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Wikipedia defines constitutive genes as

a gene that is transcribed continually as opposed to a facultative gene, which is only transcribed when needed.

I don't have a strong theoretical background biology/molecular biology, and I am currently studying gene expression analytically, specifically the two-state model of gene expression, where a gene can be on the 'ON' or 'OFF' state. From this definition I get the understanding that constitutive genes are always in the 'ON' state, although I am not sure if that is the case since other sources describe constitutive genes as genes that are expressed at a relatively constant level, which could still be a gene fluctuating between 'ON/OFF' states.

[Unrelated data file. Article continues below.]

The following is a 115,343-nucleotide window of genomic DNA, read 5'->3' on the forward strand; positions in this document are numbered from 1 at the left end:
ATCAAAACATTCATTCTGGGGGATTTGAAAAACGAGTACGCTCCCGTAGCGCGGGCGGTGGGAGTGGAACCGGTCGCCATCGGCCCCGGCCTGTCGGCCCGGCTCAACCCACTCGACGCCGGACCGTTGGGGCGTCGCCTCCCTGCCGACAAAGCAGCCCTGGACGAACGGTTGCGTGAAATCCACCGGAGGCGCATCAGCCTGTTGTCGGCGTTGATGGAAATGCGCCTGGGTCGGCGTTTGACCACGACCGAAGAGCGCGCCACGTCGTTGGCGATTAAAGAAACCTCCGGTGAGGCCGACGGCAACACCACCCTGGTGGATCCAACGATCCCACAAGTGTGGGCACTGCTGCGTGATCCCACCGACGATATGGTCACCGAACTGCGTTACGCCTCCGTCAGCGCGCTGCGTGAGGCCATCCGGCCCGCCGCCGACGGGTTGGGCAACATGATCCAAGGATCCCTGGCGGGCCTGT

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  • $\begingroup$ This question cannot be answered as it solely depends on the definition of OFF and ON states. I.e. is it defined by a certain protein-assembly that would attract the RNA-pol? Or does it mean that the genes is currently being transcribed? Does it depend on the DNA-accessibility? I guess your model is NOT biologically defined and instead just wants to fit some data. In this case, this question makes no sense. It's just a model and does not have to be compared to any biological 'reality'. If it fits the data, it's good! $\endgroup$
    – KaPy3141
    Mar 15 at 12:59
  • $\begingroup$ @KaPy3141I think it very much can be answered, and your comment is the beginning of such an answer. $\endgroup$
    – jakebeal
    Mar 15 at 13:14

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